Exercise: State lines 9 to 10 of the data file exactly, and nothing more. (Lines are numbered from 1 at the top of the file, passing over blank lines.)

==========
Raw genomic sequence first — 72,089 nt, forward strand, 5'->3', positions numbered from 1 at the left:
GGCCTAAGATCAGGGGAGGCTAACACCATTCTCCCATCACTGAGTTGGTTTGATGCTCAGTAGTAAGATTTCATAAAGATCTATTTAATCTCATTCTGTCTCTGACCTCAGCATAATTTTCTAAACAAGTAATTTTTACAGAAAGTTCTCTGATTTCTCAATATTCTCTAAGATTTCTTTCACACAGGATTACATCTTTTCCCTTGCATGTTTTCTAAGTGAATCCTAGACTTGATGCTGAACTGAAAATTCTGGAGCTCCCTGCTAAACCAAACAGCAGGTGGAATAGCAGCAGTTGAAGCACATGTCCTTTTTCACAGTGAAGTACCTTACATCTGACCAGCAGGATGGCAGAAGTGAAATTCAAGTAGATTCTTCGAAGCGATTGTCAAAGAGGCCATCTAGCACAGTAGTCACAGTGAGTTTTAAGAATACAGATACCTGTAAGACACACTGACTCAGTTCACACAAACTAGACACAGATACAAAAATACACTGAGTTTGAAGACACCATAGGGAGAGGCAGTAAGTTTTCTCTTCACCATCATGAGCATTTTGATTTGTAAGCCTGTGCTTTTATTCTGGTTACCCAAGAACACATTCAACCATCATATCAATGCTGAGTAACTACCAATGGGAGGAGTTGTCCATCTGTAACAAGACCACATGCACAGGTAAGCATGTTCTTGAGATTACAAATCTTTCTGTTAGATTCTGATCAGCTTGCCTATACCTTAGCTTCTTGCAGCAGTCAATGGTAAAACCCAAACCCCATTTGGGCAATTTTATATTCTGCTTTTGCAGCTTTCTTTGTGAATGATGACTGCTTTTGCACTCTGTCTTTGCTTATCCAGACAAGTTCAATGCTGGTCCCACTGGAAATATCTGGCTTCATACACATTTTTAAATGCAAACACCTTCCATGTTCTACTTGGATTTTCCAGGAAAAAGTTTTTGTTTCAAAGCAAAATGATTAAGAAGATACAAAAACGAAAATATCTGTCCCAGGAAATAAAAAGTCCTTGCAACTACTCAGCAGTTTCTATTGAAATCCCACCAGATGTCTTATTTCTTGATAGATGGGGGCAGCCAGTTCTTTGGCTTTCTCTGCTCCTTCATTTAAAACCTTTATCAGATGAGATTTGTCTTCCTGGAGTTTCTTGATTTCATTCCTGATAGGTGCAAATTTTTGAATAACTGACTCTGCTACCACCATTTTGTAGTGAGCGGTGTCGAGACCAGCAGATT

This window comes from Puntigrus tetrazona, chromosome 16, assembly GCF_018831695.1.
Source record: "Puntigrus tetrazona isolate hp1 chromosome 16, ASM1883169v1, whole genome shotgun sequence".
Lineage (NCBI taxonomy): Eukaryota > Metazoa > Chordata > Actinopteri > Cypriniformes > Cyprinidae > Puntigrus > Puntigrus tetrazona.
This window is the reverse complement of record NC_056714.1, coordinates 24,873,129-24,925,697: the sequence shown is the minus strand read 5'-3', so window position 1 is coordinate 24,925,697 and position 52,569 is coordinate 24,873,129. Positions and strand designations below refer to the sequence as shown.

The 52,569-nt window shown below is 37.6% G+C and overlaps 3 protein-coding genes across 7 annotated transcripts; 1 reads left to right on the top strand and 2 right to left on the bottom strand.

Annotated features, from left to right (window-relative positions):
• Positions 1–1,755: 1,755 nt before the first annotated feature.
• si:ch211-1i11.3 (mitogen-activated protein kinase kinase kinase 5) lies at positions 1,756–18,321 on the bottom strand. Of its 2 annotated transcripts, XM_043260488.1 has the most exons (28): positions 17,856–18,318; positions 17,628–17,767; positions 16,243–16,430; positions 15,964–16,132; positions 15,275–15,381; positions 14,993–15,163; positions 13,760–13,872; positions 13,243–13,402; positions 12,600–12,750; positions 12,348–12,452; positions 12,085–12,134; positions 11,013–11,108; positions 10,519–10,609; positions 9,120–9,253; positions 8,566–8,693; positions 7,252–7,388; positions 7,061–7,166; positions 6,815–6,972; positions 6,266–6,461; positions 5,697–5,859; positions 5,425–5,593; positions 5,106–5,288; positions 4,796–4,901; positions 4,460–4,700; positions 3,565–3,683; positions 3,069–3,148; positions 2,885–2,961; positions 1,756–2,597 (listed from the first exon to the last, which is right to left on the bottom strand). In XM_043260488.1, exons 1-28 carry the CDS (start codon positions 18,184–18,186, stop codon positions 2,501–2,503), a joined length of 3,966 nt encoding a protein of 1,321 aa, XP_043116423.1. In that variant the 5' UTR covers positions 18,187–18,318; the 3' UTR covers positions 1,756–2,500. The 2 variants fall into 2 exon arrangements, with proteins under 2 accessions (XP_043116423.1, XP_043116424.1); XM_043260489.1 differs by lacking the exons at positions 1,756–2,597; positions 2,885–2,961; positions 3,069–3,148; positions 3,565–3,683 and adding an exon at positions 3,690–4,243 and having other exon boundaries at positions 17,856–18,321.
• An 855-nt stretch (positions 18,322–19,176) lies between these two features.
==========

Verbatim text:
• Positions 1–1,755: 1,755 nt before the first annotated feature.
• si:ch211-1i11.3 (mitogen-activated protein kinase kinase kinase 5) lies at positions 1,756–18,321 on the bottom strand. Of its 2 annotated transcripts, XM_043260488.1 has the most exons (28): positions 17,856–18,318; positions 17,628–17,767; positions 16,243–16,430; positions 15,964–16,132; positions 15,275–15,381; positions 14,993–15,163; positions 13,760–13,872; positions 13,243–13,402; positions 12,600–12,750; positions 12,348–12,452; positions 12,085–12,134; positions 11,013–11,108; positions 10,519–10,609; positions 9,120–9,253; positions 8,566–8,693; positions 7,252–7,388; positions 7,061–7,166; positions 6,815–6,972; positions 6,266–6,461; positions 5,697–5,859; positions 5,425–5,593; positions 5,106–5,288; positions 4,796–4,901; positions 4,460–4,700; positions 3,565–3,683; positions 3,069–3,148; positions 2,885–2,961; positions 1,756–2,597 (listed from the first exon to the last, which is right to left on the bottom strand). In XM_043260488.1, exons 1-28 carry the CDS (start codon positions 18,184–18,186, stop codon positions 2,501–2,503), a joined length of 3,966 nt encoding a protein of 1,321 aa, XP_043116423.1. In that variant the 5' UTR covers positions 18,187–18,318; the 3' UTR covers positions 1,756–2,500. The 2 variants fall into 2 exon arrangements, with proteins under 2 accessions (XP_043116423.1, XP_043116424.1); XM_043260489.1 differs by lacking the exons at positions 1,756–2,597; positions 2,885–2,961; positions 3,069–3,148; positions 3,565–3,683 and adding an exon at positions 3,690–4,243 and having other exon boundaries at positions 17,856–18,321.